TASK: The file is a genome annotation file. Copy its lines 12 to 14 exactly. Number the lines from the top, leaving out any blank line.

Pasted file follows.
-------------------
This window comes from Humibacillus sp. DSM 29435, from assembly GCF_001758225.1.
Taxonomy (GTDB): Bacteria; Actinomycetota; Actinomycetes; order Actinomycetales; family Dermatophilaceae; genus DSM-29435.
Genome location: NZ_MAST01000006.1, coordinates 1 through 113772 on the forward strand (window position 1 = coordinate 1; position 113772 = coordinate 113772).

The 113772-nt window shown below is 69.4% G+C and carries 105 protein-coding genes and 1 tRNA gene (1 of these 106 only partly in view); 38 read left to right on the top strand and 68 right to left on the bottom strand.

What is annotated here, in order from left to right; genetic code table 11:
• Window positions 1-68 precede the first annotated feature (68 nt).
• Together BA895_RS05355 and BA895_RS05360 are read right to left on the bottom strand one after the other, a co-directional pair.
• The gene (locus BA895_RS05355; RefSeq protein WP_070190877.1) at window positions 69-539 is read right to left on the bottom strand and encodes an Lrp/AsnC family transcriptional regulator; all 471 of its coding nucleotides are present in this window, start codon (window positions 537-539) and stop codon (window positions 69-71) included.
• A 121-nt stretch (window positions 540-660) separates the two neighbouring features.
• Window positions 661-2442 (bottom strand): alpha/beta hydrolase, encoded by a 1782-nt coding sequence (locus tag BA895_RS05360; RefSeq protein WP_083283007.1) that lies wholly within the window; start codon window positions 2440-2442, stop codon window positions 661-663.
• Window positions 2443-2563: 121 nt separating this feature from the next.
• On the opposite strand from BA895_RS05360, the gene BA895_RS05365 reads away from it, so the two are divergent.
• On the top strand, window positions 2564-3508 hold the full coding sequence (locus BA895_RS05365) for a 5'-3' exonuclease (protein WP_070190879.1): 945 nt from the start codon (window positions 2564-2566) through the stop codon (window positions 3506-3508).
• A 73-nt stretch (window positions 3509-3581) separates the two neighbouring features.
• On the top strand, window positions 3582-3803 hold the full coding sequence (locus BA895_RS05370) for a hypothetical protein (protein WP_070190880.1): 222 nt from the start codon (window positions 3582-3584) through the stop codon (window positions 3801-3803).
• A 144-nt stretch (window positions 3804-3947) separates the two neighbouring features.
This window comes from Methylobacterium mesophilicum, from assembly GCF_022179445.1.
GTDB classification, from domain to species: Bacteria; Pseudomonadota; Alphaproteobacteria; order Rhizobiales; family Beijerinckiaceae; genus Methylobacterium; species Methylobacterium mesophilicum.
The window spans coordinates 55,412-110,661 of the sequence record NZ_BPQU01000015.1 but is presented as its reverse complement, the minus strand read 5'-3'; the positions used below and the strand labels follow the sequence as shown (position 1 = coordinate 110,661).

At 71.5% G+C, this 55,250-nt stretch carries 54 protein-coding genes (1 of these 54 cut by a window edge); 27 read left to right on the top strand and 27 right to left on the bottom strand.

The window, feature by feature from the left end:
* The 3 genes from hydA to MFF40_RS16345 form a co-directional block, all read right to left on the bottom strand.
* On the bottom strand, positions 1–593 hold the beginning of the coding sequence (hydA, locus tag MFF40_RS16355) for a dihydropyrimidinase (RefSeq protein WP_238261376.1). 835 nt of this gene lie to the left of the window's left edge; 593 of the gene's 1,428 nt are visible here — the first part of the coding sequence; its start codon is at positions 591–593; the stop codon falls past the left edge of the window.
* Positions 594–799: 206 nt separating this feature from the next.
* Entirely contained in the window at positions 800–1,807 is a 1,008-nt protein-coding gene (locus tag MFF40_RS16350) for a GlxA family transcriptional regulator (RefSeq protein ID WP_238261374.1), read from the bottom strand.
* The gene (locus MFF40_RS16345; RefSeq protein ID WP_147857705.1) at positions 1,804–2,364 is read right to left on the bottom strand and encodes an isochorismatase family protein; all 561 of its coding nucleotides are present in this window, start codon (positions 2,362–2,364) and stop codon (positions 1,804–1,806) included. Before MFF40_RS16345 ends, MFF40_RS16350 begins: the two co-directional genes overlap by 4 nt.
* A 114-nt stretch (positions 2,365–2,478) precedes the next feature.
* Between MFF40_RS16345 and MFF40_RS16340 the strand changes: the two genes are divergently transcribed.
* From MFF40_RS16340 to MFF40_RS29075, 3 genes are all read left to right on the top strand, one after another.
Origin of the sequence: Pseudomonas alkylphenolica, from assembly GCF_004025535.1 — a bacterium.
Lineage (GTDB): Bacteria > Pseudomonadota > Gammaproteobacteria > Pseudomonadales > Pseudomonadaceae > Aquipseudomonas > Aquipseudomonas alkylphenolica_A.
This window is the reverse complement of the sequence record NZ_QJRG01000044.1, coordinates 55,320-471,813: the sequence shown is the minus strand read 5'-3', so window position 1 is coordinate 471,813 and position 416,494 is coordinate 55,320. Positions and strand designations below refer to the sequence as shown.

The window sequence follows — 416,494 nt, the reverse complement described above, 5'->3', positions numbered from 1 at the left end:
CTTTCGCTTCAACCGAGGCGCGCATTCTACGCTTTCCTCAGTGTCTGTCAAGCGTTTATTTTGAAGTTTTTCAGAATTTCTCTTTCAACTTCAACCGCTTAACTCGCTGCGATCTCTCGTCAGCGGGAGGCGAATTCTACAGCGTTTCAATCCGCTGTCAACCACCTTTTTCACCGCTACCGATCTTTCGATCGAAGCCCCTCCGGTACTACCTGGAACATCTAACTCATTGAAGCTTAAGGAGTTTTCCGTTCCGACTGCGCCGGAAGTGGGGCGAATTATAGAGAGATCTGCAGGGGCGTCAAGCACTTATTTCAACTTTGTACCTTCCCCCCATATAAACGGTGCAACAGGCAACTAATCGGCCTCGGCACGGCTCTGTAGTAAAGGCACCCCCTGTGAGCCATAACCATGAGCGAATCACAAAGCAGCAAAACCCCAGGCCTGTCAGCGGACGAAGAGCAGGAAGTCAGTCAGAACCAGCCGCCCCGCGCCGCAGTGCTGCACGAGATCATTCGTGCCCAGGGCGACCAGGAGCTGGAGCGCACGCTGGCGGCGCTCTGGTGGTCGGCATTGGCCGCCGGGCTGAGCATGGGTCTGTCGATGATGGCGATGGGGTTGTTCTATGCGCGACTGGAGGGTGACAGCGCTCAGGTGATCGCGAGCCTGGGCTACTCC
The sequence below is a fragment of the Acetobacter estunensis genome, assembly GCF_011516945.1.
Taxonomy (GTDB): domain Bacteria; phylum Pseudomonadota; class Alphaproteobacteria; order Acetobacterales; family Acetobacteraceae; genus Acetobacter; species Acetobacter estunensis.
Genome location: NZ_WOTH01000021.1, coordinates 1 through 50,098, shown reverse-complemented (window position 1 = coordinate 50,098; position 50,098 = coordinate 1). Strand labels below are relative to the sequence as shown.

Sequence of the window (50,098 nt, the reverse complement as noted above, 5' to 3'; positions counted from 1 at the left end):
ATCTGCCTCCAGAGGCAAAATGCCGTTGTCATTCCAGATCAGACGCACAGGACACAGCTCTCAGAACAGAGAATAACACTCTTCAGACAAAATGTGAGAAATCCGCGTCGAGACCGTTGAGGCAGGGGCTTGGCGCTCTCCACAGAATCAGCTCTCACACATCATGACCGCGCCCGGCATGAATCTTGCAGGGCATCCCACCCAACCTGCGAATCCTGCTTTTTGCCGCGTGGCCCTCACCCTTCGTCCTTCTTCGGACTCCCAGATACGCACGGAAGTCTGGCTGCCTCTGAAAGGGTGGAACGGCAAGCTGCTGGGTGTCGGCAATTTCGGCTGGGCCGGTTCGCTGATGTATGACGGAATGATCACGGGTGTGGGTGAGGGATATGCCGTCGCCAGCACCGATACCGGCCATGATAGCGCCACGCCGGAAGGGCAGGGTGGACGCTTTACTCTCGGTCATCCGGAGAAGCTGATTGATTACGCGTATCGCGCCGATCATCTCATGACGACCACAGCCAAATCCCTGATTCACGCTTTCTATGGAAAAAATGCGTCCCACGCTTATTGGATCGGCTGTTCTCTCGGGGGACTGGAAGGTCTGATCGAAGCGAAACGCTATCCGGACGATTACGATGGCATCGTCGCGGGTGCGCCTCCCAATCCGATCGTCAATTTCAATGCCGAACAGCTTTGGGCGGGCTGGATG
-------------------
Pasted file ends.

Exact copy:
• On the opposite strand from BA895_RS05360, the gene BA895_RS05365 reads away from it, so the two are divergent.
• On the top strand, window positions 2564-3508 hold the full coding sequence (locus BA895_RS05365) for a 5'-3' exonuclease (protein WP_070190879.1): 945 nt from the start codon (window positions 2564-2566) through the stop codon (window positions 3506-3508).
• A 73-nt stretch (window positions 3509-3581) separates the two neighbouring features.